Surface intention: Obama allows himself to be used as a channel for reflecting on the American story.
Photo: Pete Souza/The White House/Polaris/eyevine
 
“Narcissism describes a culturally induced kind of subjectivity,” writes the psychoanalyst Sergio Benvenuto, “a new way in which modern subjects secularise ideals, sex objects and knowledge, a culture in which people believe less and less in psychoanalysis.” A narcissistic culture, in other words, will pillory what it calls narcissists and disown certain cultural products as narcissistic in order to avoid self-revelation and obstruct the pursuit of personal truth.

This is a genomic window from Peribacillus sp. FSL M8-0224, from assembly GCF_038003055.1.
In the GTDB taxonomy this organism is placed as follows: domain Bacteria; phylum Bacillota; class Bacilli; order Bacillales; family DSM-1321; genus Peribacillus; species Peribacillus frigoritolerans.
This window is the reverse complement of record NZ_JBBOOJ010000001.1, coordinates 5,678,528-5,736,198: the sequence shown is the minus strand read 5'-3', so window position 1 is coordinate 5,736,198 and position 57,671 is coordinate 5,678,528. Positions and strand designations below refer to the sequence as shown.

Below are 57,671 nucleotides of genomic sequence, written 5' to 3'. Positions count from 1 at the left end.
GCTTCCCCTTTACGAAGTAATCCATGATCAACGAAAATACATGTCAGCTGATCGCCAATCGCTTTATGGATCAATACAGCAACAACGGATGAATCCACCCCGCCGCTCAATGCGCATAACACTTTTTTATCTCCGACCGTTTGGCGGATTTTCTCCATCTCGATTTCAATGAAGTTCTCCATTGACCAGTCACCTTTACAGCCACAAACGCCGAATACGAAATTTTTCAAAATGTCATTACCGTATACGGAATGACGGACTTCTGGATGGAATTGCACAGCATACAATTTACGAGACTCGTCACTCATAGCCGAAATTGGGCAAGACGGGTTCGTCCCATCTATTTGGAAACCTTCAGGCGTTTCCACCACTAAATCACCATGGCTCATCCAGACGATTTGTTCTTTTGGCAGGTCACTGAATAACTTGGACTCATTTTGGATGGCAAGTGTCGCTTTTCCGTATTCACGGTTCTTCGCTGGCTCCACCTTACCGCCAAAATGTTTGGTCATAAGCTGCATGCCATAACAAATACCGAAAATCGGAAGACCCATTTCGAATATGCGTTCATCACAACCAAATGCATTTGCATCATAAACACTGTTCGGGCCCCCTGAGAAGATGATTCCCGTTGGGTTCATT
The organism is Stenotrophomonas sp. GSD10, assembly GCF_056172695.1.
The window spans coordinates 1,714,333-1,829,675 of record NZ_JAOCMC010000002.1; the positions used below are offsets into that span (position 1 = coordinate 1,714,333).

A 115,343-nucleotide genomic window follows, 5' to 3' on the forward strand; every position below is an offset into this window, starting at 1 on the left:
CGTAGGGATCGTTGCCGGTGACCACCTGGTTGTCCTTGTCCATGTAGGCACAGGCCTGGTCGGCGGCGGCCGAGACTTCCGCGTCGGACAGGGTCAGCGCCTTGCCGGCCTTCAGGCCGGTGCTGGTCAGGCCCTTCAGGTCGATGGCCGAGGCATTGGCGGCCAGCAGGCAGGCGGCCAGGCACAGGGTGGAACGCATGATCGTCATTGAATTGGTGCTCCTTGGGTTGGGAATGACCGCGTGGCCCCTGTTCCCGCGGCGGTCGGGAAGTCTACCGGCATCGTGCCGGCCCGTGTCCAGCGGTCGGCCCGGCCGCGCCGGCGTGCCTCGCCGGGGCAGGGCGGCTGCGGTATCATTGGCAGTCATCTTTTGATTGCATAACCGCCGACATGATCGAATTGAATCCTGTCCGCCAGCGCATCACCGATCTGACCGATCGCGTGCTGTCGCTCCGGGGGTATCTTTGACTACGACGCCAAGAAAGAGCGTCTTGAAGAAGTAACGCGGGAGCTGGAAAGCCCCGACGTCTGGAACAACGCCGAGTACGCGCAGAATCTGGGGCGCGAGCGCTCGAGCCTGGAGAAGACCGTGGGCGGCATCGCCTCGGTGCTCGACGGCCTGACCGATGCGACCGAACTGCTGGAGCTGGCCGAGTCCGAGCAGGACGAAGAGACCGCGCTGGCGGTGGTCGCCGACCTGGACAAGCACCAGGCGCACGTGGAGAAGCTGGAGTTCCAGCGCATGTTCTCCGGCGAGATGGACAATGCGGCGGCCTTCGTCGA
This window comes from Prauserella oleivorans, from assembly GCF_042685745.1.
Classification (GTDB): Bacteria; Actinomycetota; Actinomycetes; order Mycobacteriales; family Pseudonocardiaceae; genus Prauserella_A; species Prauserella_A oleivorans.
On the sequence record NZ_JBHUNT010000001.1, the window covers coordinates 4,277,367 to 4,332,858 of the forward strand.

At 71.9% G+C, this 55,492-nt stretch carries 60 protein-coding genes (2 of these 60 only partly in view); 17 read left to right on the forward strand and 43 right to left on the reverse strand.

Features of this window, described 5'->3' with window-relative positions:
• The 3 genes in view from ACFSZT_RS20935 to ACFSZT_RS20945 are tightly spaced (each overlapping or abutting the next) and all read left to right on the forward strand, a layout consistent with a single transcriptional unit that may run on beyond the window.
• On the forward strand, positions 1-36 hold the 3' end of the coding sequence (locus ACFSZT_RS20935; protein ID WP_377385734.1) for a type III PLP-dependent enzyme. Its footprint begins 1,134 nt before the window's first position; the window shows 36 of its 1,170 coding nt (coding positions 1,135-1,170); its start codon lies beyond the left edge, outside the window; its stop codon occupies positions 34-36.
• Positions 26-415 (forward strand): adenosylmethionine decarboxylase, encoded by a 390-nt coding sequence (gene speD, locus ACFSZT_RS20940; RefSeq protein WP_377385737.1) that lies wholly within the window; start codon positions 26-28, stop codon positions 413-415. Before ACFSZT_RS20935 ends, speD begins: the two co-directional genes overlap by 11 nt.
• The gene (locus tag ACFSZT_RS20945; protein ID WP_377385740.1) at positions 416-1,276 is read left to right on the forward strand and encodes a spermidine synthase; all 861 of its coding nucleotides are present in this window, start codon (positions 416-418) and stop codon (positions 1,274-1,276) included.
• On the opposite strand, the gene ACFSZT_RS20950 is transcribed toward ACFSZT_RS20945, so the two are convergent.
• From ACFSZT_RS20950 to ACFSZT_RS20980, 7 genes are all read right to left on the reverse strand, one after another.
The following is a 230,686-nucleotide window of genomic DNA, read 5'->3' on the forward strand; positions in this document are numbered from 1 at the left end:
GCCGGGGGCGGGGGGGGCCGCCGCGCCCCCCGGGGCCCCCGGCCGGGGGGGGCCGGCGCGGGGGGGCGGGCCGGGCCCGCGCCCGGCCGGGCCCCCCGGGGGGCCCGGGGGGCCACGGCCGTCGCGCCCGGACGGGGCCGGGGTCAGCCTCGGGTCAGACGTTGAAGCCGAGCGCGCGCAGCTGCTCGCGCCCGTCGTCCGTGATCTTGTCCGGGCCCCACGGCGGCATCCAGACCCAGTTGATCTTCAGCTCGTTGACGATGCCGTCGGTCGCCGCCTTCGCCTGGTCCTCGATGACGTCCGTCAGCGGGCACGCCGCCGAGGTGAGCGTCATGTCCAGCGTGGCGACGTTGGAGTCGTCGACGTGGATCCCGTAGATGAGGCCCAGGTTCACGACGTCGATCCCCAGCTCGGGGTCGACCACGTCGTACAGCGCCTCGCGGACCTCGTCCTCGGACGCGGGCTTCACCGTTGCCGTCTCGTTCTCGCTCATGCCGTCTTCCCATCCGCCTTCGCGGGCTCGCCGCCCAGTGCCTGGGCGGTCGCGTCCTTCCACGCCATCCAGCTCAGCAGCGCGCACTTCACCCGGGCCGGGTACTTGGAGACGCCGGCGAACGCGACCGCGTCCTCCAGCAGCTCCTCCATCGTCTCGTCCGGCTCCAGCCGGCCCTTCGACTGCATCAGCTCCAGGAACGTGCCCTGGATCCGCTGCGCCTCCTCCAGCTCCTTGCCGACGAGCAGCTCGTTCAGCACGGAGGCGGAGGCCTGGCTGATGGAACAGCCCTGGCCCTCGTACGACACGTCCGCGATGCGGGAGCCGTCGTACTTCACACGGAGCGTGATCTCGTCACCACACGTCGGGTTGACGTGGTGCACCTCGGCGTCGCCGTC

In US politics, where “narcissism” has come to signify the very elision of power and personality that has been fundamental to the nation’s ascendant culture of self, the effect is of a hall of mirrors: “The authors blame John Edwards’s narcissism for his downfall and describe Bill Clinton as a ‘narcissist on an epic scale’,” a book reviewer recently wrote in the New York Times. “Do a Google search on ‘Tiger Woods’ and ‘narcissist’ and you get tens of thousands of references . . . Rush Limbaugh calls President Obama a narcissist, it seems, every 24 hours.” Mitt Romney, himself a known narcissist, also favours this analysis of Obama, and avidly posts evidence for it on his website. The book Malignant Self-Love: Narcissism Revisited by Sam Vaknin is often cited in support of these diagnoses. Unfortunately it appears that Mr Vaknin, too, is a narcissist.